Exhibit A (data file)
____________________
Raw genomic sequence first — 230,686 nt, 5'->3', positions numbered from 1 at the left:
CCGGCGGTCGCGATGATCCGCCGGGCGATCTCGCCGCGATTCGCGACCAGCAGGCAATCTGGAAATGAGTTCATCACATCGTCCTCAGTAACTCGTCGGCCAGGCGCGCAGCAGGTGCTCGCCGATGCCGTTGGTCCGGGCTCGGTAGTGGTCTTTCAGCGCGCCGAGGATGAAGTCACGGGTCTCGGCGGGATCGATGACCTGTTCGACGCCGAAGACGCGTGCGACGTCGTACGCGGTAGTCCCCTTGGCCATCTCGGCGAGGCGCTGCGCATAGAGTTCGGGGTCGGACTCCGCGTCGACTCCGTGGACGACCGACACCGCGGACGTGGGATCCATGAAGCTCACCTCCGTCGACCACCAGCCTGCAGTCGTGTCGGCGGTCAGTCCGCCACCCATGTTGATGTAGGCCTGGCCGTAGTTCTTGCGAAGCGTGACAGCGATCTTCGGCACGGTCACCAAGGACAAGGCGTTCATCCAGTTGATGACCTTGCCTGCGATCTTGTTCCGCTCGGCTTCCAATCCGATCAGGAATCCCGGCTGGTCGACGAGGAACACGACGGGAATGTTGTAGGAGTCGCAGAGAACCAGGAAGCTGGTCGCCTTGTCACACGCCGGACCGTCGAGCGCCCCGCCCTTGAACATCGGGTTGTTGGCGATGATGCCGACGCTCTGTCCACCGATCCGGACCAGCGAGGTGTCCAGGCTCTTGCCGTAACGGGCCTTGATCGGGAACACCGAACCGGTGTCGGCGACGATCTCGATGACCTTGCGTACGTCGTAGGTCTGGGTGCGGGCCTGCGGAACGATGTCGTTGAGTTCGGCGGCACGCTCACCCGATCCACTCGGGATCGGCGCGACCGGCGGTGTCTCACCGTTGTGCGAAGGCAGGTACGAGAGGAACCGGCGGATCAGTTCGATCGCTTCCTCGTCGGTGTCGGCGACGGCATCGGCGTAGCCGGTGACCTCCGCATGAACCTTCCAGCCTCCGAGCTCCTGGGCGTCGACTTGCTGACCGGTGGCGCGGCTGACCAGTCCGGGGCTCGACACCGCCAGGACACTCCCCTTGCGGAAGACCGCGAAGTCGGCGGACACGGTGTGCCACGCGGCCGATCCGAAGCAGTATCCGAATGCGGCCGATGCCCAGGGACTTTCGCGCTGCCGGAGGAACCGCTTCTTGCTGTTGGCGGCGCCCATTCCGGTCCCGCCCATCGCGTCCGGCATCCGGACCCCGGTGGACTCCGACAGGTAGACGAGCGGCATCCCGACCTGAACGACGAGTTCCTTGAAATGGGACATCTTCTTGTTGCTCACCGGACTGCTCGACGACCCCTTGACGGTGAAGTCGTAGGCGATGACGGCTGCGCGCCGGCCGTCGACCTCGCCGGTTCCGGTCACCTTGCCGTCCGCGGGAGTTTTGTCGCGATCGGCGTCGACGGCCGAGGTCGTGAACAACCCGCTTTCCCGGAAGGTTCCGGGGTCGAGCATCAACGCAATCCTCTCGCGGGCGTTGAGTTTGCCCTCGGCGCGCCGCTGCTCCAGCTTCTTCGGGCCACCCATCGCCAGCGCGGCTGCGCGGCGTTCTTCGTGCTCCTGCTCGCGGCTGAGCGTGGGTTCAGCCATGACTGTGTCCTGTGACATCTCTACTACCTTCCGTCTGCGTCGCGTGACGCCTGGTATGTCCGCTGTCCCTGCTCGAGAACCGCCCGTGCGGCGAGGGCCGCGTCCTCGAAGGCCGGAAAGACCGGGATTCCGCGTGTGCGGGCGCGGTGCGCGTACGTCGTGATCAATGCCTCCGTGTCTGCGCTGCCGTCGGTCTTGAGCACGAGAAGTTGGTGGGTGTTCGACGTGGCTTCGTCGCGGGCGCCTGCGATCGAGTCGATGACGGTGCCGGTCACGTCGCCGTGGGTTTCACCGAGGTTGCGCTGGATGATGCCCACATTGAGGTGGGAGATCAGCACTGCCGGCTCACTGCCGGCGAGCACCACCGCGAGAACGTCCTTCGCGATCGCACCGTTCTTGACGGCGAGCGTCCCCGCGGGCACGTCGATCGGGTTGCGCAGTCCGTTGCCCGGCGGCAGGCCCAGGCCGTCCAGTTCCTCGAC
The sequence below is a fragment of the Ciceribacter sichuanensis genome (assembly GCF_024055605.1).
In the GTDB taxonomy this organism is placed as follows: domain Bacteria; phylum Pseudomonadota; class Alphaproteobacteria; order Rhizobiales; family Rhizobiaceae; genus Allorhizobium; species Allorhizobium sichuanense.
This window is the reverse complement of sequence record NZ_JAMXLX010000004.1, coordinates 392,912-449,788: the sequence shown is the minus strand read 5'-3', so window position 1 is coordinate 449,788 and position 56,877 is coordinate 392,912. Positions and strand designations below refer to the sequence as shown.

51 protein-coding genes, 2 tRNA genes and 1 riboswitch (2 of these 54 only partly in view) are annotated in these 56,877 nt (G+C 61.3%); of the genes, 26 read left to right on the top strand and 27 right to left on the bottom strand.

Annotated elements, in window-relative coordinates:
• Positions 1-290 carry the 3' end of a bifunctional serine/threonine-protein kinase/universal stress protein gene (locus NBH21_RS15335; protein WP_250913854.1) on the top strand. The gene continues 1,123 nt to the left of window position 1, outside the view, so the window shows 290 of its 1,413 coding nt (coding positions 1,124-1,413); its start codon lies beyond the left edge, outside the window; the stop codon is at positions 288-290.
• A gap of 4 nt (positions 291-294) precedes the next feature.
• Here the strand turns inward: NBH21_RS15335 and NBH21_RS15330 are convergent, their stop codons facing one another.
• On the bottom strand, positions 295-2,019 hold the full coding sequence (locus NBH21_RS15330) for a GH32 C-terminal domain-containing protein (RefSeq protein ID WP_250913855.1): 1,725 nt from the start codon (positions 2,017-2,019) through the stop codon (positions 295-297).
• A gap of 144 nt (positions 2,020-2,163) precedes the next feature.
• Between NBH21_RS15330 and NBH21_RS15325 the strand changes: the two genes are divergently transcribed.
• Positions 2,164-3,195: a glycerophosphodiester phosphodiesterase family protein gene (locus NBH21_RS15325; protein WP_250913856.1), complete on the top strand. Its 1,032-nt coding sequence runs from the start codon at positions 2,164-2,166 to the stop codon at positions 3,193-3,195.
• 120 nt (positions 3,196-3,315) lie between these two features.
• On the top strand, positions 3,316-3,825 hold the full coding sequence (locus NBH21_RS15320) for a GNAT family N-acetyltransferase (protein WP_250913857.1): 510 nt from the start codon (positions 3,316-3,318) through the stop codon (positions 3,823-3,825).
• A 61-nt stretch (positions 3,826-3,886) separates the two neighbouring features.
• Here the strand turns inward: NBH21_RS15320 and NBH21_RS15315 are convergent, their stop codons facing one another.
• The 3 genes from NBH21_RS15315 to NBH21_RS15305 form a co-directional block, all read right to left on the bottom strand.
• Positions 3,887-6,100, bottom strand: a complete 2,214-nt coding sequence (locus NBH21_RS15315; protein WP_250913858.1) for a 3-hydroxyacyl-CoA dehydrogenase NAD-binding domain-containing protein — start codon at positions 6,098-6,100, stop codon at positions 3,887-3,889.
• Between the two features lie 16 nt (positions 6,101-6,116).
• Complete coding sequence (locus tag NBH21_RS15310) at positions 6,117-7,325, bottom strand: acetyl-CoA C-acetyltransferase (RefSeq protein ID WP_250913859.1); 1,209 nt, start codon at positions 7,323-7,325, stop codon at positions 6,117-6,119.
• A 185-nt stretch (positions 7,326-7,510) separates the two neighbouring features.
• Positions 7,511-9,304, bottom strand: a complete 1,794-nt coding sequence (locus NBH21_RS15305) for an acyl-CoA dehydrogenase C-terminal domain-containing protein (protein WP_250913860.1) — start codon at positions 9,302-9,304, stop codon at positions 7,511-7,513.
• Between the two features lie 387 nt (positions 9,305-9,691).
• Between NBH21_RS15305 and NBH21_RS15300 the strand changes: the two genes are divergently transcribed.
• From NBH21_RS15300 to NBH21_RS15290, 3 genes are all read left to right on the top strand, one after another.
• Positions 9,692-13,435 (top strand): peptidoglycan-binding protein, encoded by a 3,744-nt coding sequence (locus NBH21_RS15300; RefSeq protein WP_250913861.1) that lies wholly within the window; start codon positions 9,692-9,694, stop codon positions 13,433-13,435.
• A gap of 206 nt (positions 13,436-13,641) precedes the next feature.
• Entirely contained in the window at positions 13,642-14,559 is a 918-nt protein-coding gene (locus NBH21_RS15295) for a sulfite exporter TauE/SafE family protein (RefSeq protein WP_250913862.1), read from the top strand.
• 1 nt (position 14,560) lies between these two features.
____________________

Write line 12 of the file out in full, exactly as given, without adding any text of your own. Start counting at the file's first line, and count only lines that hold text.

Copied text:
• A gap of 144 nt (positions 2,020-2,163) precedes the next feature.